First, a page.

Halimah urges all to help the poor move up

Maintaining social mobility in a mature economy will be tough, but Singapore has to stay the course in helping low-income families move up, said Minister of State for Community Development, Youth and Sports Halimah Yacob.

Otherwise, she sees the country racked by social segregation and instability.

"We must... help those who, due to personal circumstances or through no fault of their own, are unable to help themselves," Madam Halimah said on Sunday in her English speech.

But people's dignity must also be respected, and those who do not want support should not be forced, she added.

She also pledged that the Government is committed to pumping in more resources to strengthen the social services sector and help, for instance, families that need dedicated support and intervention tailor-made to their needs.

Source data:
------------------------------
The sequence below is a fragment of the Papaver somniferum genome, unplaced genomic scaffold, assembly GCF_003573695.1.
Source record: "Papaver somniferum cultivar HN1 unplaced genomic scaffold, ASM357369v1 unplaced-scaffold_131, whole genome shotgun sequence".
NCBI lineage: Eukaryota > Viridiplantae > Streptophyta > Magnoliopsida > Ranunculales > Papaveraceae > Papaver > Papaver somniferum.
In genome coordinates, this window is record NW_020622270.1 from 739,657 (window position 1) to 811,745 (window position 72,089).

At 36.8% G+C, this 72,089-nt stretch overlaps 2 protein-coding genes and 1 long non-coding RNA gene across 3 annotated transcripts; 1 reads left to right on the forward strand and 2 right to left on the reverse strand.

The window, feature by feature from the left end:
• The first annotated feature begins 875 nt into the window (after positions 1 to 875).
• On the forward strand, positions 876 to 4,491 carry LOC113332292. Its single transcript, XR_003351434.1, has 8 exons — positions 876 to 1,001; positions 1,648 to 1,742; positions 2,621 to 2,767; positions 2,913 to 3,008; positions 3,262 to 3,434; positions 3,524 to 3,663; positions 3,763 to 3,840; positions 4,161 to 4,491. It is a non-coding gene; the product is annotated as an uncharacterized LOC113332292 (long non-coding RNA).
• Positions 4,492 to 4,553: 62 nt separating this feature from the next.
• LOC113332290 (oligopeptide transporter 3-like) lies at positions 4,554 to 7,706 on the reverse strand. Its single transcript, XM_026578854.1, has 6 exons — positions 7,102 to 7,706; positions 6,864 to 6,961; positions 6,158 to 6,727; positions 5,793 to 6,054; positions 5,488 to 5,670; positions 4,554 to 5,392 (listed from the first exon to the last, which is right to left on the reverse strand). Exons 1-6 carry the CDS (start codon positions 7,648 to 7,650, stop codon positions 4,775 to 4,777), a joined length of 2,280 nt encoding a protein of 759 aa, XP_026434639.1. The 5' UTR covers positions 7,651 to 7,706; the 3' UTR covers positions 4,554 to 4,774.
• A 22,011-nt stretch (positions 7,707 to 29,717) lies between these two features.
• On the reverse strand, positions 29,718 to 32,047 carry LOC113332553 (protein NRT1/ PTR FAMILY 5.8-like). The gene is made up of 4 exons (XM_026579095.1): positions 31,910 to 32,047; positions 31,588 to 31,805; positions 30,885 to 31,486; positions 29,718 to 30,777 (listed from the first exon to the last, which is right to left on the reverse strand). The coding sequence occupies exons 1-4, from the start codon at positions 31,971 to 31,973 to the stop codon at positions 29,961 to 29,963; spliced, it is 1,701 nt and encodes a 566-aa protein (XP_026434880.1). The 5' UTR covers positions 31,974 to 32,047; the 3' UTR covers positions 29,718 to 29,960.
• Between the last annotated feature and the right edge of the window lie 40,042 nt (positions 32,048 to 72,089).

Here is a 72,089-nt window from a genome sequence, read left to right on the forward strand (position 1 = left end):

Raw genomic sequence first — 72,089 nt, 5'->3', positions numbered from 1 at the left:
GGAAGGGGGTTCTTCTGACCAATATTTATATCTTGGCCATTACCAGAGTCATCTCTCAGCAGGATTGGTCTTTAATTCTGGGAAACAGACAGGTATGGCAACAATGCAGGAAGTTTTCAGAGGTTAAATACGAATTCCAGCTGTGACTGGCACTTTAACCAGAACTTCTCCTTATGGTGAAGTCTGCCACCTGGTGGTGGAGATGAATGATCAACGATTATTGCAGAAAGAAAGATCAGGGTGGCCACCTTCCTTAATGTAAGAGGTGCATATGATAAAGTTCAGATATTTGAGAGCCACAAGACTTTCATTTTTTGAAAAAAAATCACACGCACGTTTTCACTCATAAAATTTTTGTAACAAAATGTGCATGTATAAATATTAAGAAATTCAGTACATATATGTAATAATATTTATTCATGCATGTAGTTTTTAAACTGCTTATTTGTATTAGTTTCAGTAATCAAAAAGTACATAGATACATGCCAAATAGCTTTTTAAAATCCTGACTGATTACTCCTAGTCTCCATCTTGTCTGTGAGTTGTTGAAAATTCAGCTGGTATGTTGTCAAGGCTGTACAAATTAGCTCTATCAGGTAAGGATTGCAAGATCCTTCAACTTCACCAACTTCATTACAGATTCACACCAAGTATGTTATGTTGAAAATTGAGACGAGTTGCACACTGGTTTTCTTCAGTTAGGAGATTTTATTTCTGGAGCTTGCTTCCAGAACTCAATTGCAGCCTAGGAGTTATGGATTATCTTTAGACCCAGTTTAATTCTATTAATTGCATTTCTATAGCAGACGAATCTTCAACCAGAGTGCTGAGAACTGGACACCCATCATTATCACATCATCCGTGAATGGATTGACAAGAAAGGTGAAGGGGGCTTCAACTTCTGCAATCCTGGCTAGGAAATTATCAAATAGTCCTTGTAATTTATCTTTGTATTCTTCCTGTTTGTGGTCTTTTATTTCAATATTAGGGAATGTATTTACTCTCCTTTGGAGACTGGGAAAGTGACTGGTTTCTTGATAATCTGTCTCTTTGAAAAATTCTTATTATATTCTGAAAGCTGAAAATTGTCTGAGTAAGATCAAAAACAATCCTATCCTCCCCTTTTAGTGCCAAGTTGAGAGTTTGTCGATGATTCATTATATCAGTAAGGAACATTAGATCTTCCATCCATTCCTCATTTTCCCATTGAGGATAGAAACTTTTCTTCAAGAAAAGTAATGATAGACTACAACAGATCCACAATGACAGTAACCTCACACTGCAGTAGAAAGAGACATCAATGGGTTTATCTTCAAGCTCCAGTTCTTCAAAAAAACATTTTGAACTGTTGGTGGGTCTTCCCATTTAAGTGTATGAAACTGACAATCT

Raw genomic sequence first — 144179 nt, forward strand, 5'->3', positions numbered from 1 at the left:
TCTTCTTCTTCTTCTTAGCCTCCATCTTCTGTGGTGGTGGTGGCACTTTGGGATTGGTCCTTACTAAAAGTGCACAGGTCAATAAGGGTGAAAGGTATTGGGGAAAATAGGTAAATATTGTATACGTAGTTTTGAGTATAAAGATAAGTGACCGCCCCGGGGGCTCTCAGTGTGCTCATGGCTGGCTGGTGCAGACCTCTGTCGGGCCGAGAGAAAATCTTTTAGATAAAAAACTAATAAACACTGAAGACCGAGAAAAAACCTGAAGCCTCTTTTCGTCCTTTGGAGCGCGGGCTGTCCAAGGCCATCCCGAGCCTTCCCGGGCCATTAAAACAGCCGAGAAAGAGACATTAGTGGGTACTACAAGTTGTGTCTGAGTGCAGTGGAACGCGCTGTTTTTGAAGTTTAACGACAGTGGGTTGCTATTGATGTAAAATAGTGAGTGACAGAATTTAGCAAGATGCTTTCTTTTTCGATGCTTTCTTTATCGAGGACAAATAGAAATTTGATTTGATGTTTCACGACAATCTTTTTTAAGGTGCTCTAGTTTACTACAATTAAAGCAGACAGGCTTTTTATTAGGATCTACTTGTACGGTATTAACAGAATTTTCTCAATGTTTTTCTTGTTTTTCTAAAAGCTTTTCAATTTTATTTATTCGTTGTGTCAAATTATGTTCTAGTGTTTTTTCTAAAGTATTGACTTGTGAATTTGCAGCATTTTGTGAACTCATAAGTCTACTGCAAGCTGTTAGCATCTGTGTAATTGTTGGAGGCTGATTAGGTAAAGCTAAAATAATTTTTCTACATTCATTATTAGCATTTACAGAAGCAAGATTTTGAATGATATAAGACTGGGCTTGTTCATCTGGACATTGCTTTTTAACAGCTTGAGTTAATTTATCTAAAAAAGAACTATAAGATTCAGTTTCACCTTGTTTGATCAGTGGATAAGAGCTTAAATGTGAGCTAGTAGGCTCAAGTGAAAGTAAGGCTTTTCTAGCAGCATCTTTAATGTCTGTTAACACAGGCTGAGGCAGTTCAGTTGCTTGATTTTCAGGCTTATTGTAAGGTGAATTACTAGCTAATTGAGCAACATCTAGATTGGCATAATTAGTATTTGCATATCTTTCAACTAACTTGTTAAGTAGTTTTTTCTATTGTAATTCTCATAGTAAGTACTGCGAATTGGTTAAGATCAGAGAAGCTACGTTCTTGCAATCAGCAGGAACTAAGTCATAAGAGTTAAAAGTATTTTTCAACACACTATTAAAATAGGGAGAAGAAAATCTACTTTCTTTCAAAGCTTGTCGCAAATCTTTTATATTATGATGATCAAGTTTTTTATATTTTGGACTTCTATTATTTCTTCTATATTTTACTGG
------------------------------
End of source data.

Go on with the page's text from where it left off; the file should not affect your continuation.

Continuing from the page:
Singapore's income inequality is among the highest in the developed world. Its Gini coefficient - a measure of inequality - was 0.473 last year.

But the widening income gap should not keep the able and poor from rising, said Madam Halimah, who was the second of three office-holders to speak ahead of Prime Minister Lee Hsien Loong.

"Every talent, not just the purely academic, must be nurtured," she said.

The state, however, cannot tackle the problem alone. Madam Halimah, who left the labour movement after last year's General Election to join MCYS, said the Government has to partner social service agencies to better understand the needs of poor families and develop relevant services.

The community can also help by looking out for one another. She cited Foodbank Singapore, a not-for-profit organisation started by siblings Nicholas, 33, and Nichol Ng, 34, that links people in need with companies and individuals with excess food.

Everyone has a part to play. "None of us is a passive bystander; none of us can be a mere spectator. We are all co-creators of our common future," she said.

Her call resonated with Ms Kuik Shiao-Yin, 34, who co-founded and runs social enterprise The Thought Collective, whose programmes include giving financial aid to needy students.

"My experience has been enriching, I hope more Singaporeans step up to help the community."